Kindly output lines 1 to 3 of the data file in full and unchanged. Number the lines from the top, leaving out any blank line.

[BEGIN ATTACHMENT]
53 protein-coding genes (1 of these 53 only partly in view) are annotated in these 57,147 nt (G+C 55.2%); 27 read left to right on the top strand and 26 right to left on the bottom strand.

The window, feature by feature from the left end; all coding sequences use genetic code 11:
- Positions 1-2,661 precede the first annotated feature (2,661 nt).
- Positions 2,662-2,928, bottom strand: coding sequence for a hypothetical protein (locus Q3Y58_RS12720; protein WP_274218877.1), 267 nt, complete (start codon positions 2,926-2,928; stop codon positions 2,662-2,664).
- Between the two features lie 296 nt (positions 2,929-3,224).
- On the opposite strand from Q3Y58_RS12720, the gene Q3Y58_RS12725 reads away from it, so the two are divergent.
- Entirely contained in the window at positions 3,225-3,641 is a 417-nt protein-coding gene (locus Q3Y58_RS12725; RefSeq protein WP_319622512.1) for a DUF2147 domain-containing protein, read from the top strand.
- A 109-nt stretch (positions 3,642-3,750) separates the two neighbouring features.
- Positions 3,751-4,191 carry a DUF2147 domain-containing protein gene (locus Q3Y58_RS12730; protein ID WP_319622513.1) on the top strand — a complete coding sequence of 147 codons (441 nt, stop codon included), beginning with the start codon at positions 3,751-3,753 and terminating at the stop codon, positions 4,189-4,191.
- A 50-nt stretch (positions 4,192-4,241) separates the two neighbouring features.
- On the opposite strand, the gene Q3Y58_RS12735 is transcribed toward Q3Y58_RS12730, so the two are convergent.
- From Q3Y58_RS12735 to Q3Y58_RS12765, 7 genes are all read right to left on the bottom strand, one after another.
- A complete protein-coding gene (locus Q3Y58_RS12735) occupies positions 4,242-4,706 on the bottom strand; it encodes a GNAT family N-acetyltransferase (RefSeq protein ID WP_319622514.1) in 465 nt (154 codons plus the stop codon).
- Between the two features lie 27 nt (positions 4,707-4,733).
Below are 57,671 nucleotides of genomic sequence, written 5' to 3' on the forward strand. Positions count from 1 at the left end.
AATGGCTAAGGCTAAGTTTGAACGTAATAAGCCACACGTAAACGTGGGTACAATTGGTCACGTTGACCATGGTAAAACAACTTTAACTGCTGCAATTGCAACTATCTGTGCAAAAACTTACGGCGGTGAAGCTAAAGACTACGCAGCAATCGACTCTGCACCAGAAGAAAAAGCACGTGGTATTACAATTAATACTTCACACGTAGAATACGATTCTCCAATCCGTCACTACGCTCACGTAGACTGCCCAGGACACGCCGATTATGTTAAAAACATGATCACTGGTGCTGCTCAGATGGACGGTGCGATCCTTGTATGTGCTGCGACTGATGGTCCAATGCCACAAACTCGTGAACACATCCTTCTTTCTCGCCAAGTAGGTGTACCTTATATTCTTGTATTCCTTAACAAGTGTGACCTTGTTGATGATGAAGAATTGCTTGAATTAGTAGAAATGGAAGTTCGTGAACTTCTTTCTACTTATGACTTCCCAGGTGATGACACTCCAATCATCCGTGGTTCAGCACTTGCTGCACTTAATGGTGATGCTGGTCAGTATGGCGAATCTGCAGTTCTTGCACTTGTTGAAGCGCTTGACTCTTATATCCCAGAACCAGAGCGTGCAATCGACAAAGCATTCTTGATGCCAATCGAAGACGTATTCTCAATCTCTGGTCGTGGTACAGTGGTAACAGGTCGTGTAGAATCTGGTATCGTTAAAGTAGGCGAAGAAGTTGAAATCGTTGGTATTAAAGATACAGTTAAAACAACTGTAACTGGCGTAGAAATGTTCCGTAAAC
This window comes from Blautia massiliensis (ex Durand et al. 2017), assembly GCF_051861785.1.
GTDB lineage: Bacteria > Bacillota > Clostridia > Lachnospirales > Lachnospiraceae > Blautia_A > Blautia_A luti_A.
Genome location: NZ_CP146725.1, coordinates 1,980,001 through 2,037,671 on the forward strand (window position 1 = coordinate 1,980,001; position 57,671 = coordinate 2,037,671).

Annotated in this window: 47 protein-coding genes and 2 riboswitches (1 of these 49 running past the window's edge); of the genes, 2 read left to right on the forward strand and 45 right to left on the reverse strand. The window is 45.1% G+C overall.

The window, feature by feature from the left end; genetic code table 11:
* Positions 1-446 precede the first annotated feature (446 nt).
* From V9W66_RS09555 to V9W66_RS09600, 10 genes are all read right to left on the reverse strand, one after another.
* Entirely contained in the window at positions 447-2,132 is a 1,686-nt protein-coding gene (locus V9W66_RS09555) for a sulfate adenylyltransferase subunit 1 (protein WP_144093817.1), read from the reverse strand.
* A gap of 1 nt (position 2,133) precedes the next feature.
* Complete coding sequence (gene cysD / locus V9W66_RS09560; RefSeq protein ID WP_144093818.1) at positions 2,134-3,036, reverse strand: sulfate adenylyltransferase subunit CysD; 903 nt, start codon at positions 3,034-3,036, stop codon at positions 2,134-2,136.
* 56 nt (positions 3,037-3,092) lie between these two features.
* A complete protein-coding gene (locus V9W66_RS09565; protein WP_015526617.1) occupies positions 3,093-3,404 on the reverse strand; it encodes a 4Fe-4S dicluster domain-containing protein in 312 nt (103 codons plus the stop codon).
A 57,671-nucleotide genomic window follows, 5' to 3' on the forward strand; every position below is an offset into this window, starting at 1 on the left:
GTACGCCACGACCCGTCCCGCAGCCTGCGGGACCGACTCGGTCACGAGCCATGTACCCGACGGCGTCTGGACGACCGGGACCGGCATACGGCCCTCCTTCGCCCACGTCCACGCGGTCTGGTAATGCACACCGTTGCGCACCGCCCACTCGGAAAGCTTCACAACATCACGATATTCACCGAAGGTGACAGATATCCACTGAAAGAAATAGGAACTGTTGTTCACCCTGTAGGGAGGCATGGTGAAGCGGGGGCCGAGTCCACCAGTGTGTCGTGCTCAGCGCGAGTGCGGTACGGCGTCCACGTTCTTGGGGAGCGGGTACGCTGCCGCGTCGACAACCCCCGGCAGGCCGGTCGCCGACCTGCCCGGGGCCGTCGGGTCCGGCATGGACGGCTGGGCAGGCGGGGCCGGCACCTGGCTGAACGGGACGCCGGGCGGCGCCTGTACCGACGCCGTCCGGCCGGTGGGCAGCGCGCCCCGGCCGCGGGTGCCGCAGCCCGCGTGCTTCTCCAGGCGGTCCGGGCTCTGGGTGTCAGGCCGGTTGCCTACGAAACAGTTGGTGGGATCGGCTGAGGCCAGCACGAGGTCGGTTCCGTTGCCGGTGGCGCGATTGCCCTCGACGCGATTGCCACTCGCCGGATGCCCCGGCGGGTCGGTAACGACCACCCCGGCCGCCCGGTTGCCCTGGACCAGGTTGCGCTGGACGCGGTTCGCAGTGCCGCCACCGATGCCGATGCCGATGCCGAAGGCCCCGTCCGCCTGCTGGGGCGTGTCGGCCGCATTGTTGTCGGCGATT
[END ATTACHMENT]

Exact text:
53 protein-coding genes (1 of these 53 only partly in view) are annotated in these 57,147 nt (G+C 55.2%); 27 read left to right on the top strand and 26 right to left on the bottom strand.

The window, feature by feature from the left end; all coding sequences use genetic code 11:
- Positions 1-2,661 precede the first annotated feature (2,661 nt).